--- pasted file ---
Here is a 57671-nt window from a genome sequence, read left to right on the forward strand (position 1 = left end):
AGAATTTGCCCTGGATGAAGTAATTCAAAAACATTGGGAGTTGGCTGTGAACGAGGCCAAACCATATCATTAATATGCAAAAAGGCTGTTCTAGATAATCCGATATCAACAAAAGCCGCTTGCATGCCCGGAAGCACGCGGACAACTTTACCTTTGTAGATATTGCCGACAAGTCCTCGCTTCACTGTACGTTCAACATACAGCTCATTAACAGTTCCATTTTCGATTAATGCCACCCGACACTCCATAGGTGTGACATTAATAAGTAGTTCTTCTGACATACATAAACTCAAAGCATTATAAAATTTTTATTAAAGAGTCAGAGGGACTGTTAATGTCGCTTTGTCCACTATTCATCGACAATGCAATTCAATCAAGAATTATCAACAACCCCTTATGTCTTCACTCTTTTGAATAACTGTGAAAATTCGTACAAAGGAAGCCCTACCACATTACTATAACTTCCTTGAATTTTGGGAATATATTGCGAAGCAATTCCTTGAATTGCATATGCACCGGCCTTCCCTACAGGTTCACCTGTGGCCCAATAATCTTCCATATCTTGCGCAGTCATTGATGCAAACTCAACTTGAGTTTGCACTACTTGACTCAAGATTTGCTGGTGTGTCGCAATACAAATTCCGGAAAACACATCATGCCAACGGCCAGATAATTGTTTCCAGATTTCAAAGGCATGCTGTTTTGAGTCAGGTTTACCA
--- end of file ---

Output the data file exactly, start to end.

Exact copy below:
Here is a 57671-nt window from a genome sequence, read left to right on the forward strand (position 1 = left end):
AGAATTTGCCCTGGATGAAGTAATTCAAAAACATTGGGAGTTGGCTGTGAACGAGGCCAAACCATATCATTAATATGCAAAAAGGCTGTTCTAGATAATCCGATATCAACAAAAGCCGCTTGCATGCCCGGAAGCACGCGGACAACTTTACCTTTGTAGATATTGCCGACAAGTCCTCGCTTCACTGTACGTTCAACATACAGCTCATTAACAGTTCCATTTTCGATTAATGCCACCCGACACTCCATAGGTGTGACATTAATAAGTAGTTCTTCTGACATACATAAACTCAAAGCATTATAAAATTTTTATTAAAGAGTCAGAGGGACTGTTAATGTCGCTTTGTCCACTATTCATCGACAATGCAATTCAATCAAGAATTATCAACAACCCCTTATGTCTTCACTCTTTTGAATAACTGTGAAAATTCGTACAAAGGAAGCCCTACCACATTACTATAACTTCCTTGAATTTTGGGAATATATTGCGAAGCAATTCCTTGAATTGCATATGCACCGGCCTTCCCTACAGGTTCACCTGTGGCCCAATAATCTTCCATATCTTGCGCAGTCATTGATGCAAACTCAACTTGAGTTTGCACTACTTGACTCAAGATTTGCTGGTGTGTCGCAATACAAATTCCGGAAAACACATCATGCCAACGGCCAGATAATTGTTTCCAGATTTCAAAGGCATGCTGTTTTGAGTCAGGTTTACCA